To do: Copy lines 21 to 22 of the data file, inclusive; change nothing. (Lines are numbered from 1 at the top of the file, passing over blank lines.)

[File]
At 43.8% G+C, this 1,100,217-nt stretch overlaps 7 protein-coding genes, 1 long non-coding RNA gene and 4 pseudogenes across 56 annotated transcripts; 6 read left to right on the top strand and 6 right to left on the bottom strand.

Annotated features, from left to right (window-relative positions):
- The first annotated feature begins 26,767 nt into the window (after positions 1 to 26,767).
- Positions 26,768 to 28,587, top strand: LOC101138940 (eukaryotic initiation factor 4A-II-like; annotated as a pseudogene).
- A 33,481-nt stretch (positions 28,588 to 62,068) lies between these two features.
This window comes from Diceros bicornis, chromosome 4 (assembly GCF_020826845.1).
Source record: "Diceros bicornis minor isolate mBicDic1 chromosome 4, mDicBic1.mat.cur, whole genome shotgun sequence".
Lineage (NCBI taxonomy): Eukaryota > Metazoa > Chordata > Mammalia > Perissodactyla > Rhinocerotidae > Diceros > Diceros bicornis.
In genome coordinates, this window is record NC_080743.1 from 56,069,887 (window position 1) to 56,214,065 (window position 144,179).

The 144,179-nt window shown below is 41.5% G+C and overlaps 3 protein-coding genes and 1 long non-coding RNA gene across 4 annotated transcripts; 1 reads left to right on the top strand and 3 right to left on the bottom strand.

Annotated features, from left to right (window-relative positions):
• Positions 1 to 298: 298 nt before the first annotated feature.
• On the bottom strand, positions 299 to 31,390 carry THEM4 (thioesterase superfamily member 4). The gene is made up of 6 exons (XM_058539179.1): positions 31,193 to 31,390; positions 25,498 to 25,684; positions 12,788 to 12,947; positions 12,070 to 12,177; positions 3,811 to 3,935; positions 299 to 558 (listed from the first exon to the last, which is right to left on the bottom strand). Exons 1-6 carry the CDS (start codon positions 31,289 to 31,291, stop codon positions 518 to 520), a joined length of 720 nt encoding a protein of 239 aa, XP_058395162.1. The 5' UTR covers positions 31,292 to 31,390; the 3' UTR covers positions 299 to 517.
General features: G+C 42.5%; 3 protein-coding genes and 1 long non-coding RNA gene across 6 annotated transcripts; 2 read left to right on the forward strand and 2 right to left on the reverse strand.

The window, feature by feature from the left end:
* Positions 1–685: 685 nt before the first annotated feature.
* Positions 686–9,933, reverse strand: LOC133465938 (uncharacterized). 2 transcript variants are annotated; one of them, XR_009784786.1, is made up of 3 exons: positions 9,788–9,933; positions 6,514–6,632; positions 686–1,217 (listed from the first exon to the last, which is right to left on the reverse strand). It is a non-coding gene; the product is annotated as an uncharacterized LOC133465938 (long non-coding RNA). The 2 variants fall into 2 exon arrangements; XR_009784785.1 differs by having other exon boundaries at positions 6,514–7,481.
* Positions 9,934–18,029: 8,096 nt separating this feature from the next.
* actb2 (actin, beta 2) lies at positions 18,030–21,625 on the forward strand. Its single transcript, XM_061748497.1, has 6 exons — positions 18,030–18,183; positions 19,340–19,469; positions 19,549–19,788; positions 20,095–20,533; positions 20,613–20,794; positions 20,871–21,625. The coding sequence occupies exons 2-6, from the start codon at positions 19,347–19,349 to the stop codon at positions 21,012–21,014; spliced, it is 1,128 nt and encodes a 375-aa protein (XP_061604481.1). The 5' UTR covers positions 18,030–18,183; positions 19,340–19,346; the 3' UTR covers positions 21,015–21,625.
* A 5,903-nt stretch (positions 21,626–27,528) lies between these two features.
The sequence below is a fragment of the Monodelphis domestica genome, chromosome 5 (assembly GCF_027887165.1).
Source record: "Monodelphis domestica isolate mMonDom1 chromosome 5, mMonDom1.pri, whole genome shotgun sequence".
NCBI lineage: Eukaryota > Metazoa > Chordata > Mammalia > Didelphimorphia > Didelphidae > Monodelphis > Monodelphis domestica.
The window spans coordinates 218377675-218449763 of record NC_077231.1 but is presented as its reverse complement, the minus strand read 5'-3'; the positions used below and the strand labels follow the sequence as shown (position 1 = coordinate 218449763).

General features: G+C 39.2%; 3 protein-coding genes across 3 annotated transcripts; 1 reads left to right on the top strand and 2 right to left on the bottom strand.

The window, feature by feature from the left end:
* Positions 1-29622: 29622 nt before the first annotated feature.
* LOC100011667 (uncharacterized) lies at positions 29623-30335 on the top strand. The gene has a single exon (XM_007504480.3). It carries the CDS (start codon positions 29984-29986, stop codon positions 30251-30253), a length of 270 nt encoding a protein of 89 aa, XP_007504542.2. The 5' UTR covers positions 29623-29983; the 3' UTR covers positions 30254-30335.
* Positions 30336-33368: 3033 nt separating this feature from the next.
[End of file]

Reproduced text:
The sequence below is a fragment of the Monodelphis domestica genome, chromosome 5 (assembly GCF_027887165.1).
Source record: "Monodelphis domestica isolate mMonDom1 chromosome 5, mMonDom1.pri, whole genome shotgun sequence".